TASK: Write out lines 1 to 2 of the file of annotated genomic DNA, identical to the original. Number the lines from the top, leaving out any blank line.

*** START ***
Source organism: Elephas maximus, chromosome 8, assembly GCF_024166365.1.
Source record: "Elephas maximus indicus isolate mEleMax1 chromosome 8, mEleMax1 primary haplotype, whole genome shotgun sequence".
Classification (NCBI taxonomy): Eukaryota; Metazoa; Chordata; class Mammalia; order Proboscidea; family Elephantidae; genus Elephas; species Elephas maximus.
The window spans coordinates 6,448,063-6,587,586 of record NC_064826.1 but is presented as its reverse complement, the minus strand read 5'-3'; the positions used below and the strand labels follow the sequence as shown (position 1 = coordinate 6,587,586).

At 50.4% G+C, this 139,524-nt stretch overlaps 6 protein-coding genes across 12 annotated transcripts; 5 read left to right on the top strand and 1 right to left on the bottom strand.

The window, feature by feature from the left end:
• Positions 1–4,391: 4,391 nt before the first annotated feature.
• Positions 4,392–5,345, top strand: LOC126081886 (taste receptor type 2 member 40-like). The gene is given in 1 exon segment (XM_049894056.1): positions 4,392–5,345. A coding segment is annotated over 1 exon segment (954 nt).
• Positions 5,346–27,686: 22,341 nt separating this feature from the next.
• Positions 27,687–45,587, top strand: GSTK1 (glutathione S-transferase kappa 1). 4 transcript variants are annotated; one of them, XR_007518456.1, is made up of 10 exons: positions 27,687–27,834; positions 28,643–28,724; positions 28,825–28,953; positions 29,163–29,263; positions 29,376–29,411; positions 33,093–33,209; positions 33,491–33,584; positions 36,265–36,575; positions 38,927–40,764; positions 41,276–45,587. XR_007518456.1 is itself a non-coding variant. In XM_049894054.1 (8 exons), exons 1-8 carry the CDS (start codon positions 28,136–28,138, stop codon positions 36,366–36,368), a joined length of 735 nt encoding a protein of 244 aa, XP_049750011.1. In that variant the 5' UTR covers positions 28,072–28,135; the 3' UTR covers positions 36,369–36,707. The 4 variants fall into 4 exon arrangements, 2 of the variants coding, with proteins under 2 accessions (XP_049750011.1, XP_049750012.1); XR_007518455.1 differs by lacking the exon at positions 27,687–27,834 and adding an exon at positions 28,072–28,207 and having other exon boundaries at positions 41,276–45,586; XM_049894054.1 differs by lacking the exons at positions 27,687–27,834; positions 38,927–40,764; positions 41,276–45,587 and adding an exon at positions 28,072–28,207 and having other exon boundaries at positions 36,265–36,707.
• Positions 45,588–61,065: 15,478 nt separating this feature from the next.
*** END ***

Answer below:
Source organism: Elephas maximus, chromosome 8, assembly GCF_024166365.1.
Source record: "Elephas maximus indicus isolate mEleMax1 chromosome 8, mEleMax1 primary haplotype, whole genome shotgun sequence".